reverse threading

the path back is the path forward


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no way back. [d.r. thursday]

when i was little, going over bridges made me nervous. not because i was afraid of heights or because i was wary of infrastructure and thought it would fall down, but because i was nervous about not being able to get back. something about going over bridges made me feel like there was no way back, especially if we were heading in the wrong direction, taking a wrong turn. i did not like to feel lost.

texas is lost. they have traversed a bridge that appears to be a hellish dead end and, i fear, with no way back. the new abortion law in texas that the governor has touted is a despicable piece of legislation, currying to the favor of men and full-scale demeaning women. that the governor would couch this as concern for the “sanctity of life” elicits a visceral response, a sickened-gut feeling. that the governor would ignorantly speak to the six weeks of freedom-to-decide as plenty, as generous even, is a slap in the face of every woman in his state. that he would put a bounty on the heads of anyone helping in this situation is disgusting wild west gunfire into the crowd.

people have spoken since this decision with more eloquence than i might muster at this moment, but it would seem that every one every where needs to speak up. as more governors make moves to further control the rights of women, we need to – we must – speak up, speak out. the ironies stacking up are deplorable piles of dung as we sit and watch legislation and policy skewed against any kind of gender equality being written, being celebrated, being enacted. sanctity is not in the building.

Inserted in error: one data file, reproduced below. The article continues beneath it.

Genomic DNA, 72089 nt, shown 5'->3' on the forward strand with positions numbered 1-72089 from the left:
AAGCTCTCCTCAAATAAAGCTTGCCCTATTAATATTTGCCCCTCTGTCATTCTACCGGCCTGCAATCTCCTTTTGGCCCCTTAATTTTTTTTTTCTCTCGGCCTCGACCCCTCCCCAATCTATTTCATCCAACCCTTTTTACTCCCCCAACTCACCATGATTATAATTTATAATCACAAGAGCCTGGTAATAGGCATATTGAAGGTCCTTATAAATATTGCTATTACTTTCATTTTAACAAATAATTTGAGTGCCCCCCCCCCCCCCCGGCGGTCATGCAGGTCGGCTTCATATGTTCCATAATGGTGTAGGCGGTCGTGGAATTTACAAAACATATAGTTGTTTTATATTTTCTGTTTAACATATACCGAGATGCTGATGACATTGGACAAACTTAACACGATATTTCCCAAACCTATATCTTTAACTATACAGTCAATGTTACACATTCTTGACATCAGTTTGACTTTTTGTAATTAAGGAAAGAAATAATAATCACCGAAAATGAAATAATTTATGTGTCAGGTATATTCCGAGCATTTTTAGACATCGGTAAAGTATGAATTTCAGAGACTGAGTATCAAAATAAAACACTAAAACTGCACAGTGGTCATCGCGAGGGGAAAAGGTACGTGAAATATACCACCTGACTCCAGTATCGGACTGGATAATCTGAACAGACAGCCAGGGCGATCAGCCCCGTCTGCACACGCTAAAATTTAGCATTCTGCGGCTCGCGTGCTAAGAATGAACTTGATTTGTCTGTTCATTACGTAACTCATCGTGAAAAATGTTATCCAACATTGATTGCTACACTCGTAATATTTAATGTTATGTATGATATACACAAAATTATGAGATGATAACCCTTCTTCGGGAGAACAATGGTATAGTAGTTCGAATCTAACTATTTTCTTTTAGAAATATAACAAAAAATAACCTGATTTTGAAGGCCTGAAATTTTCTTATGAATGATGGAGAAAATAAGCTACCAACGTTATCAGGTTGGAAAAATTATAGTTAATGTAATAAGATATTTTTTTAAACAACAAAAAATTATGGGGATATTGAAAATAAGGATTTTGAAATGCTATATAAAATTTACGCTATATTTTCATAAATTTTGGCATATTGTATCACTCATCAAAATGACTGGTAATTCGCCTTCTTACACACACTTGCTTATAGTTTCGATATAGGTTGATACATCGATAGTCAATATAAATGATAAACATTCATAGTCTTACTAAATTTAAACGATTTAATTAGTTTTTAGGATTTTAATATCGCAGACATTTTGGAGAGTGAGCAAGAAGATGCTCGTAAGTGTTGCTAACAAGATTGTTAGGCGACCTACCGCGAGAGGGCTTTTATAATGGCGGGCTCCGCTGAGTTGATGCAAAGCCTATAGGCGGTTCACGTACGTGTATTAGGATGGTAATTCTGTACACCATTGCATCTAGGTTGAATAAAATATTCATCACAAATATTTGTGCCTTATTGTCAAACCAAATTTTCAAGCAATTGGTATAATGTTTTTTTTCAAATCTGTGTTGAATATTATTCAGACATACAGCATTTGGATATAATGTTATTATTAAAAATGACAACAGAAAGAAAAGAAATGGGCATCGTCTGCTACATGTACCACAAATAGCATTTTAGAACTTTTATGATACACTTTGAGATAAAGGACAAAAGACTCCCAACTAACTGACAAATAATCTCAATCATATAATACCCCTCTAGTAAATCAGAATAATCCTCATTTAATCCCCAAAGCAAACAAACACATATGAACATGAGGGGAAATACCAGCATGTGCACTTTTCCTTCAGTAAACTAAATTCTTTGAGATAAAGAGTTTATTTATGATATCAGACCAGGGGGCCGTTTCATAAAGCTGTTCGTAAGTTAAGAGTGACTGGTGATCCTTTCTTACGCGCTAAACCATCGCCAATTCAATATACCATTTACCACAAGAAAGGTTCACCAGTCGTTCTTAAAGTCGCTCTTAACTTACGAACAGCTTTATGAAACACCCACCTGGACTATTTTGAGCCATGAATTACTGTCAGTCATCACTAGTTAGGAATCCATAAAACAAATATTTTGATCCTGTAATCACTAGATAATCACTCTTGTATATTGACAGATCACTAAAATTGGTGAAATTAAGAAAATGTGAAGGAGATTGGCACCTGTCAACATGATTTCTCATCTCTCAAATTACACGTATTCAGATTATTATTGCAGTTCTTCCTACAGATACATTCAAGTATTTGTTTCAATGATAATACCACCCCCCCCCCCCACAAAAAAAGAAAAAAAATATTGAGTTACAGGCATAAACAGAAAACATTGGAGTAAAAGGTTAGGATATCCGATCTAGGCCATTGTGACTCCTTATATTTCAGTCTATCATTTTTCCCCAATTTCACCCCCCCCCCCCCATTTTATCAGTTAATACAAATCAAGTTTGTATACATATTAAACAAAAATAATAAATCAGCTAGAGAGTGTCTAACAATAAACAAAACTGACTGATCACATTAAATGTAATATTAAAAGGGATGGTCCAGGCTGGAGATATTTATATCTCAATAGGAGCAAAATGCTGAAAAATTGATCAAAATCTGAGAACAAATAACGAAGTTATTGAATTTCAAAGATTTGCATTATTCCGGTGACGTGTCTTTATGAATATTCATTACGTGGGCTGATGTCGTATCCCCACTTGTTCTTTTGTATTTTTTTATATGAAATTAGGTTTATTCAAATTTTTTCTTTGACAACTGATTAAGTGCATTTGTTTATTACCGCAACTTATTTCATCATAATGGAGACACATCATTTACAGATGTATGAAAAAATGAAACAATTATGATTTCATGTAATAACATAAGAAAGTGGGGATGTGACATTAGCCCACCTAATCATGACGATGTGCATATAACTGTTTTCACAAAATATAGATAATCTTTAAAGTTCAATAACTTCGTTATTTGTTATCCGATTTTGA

i read an article about the use of words in statistics. number of girls and women raped. number of girls and women sexually assaulted. number of girls and women harassed. number of pregnant teenage girls. violence against women. the use of the passive construction – noting that these descriptors don’t state the number of boys and men who raped women or assaulted women or harassed women or impregnated women or were responsible for violence against women literally shifts the focus off the guilty parties, pretends that these things have simply happened to women.

it’s hard not to be hugely cynical, disenchanted, about a country that clearly measures women’s rights differently than it measures men’s, that cares about women differently than it cares about men. once again, that yardstick is two-headed and those wielding it speak out of both sides of their mouths.

cynical. disenchanted. yes. these words. from desiderata they seem so hopeful, yet… “neither be cynical about love; for in the face of all aridity and disenchantment, it is as perennial as the grass.”

perennial. usually a positive word. perennial flowers. perennial love. yet, in the docket of these days, what is perennial is the absolute denial of respect and rights for women. it is tiresome to watch the constant lostness. instead of bridges to better times, better health, equality and respect for all, a lifting up of those oppressed, bridges are being built to places of continual control, to power unleashed over others, to inequity and doubletalking agenda – with no way back.